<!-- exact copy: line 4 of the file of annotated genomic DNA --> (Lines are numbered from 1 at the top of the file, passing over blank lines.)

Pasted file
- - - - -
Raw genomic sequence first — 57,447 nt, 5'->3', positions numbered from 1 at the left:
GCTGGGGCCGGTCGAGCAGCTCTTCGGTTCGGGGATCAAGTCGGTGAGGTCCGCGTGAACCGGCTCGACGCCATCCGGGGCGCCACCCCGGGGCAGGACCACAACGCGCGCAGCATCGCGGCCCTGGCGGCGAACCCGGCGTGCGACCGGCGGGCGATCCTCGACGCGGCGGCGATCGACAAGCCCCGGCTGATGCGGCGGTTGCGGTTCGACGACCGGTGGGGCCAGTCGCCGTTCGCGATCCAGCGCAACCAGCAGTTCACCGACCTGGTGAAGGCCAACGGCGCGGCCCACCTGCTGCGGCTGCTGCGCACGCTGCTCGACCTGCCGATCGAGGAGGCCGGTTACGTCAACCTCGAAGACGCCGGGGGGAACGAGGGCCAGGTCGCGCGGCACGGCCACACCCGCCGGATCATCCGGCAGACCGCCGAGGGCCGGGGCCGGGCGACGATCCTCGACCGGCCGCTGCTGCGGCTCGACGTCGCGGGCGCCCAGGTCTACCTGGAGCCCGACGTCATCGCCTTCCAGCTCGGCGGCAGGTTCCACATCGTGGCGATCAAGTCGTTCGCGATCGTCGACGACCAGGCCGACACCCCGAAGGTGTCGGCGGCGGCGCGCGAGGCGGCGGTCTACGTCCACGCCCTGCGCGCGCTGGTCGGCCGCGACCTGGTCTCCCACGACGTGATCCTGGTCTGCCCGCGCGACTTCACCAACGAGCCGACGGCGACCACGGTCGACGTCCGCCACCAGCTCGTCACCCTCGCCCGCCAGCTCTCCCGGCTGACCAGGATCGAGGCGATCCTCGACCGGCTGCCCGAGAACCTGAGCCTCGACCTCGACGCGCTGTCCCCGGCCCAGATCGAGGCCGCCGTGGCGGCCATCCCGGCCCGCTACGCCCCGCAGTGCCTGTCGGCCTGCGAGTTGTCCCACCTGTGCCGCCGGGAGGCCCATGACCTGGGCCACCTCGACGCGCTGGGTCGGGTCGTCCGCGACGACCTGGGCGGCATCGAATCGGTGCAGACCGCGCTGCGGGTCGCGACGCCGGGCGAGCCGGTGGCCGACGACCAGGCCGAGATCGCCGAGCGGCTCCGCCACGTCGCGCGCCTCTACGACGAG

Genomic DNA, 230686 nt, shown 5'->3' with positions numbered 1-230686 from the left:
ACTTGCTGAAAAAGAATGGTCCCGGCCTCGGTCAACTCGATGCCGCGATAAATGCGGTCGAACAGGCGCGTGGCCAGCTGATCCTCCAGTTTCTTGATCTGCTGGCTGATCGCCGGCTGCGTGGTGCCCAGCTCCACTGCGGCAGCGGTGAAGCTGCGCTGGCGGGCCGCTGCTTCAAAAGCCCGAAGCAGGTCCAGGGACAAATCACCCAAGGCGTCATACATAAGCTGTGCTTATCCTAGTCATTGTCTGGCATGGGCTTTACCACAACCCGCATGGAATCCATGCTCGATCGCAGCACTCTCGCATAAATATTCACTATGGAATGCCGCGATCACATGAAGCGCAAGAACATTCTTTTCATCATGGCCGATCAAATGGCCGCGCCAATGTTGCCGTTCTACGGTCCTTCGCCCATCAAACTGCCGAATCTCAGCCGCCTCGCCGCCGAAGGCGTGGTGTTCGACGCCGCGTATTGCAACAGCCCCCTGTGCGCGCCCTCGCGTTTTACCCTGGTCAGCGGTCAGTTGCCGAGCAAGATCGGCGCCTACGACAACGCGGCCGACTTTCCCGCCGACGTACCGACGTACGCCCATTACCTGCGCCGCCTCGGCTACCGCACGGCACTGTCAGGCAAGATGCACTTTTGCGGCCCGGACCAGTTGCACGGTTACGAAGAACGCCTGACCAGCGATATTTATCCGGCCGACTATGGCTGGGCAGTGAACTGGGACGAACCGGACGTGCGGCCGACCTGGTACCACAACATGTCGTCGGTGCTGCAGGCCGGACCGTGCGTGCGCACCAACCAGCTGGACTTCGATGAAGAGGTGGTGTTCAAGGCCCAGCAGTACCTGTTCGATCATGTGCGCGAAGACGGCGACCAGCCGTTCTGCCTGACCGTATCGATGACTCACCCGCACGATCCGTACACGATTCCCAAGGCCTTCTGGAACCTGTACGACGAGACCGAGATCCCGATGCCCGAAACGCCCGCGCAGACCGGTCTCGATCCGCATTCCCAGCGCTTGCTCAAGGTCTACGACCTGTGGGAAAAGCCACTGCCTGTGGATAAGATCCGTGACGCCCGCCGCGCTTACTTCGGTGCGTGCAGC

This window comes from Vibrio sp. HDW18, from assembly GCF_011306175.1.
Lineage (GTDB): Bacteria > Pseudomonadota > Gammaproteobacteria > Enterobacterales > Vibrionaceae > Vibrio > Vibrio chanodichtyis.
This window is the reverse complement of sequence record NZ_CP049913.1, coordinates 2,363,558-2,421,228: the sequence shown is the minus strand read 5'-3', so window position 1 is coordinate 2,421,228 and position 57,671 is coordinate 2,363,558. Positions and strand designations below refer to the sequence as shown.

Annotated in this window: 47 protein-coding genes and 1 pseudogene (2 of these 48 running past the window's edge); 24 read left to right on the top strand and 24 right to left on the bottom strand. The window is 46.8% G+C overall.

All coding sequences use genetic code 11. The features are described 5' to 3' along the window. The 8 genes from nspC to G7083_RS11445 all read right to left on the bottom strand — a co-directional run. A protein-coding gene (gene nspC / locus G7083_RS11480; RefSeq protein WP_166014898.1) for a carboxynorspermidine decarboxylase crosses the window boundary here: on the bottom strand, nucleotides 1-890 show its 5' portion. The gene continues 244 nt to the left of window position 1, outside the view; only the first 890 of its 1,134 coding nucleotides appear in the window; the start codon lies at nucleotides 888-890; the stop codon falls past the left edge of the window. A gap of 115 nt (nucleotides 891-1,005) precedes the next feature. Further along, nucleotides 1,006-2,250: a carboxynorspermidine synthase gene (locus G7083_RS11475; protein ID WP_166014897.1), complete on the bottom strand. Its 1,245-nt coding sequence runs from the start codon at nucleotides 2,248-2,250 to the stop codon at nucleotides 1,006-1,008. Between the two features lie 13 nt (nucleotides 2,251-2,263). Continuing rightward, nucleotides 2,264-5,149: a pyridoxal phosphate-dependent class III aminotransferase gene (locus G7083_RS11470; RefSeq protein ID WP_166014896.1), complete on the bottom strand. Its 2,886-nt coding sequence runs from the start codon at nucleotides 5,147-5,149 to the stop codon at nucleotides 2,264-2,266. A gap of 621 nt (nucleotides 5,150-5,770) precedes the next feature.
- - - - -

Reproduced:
ACTTGCTGAAAAAGAATGGTCCCGGCCTCGGTCAACTCGATGCCGCGATAAATGCGGTCGAACAGGCGCGTGGCCAGCTGATCCTCCAGTTTCTTGATCTGCTGGCTGATCGCCGGCTGCGTGGTGCCCAGCTCCACTGCGGCAGCGGTGAAGCTGCGCTGGCGGGCCGCTGCTTCAAAAGCCCGAAGCAGGTCCAGGGACAAATCACCCAAGGCGTCATACATAAGCTGTGCTTATCCTAGTCATTGTCTGGCATGGGCTTTACCACAACCCGCATGGAATCCATGCTCGATCGCAGCACTCTCGCATAAATATTCACTATGGAATGCCGCGATCACATGAAGCGCAAGAACATTCTTTTCATCATGGCCGATCAAATGGCCGCGCCAATGTTGCCGTTCTACGGTCCTTCGCCCATCAAACTGCCGAATCTCAGCCGCCTCGCCGCCGAAGGCGTGGTGTTCGACGCCGCGTATTGCAACAGCCCCCTGTGCGCGCCCTCGCGTTTTACCCTGGTCAGCGGTCAGTTGCCGAGCAAGATCGGCGCCTACGACAACGCGGCCGACTTTCCCGCCGACGTACCGACGTACGCCCATTACCTGCGCCGCCTCGGCTACCGCACGGCACTGTCAGGCAAGATGCACTTTTGCGGCCCGGACCAGTTGCACGGTTACGAAGAACGCCTGACCAGCGATATTTATCCGGCCGACTATGGCTGGGCAGTGAACTGGGACGAACCGGACGTGCGGCCGACCTGGTACCACAACATGTCGTCGGTGCTGCAGGCCGGACCGTGCGTGCGCACCAACCAGCTGGACTTCGATGAAGAGGTGGTGTTCAAGGCCCAGCAGTACCTGTTCGATCATGTGCGCGAAGACGGCGACCAGCCGTTCTGCCTGACCGTATCGATGACTCACCCGCACGATCCGTACACGATTCCCAAGGCCTTCTGGAACCTGTACGACGAGACCGAGATCCCGATGCCCGAAACGCCCGCGCAGACCGGTCTCGATCCGCATTCCCAGCGCTTGCTCAAGGTCTACGACCTGTGGGAAAAGCCACTGCCTGTGGATAAGATCCGTGACGCCCGCCGCGCTTACTTCGGTGCGTGCAGC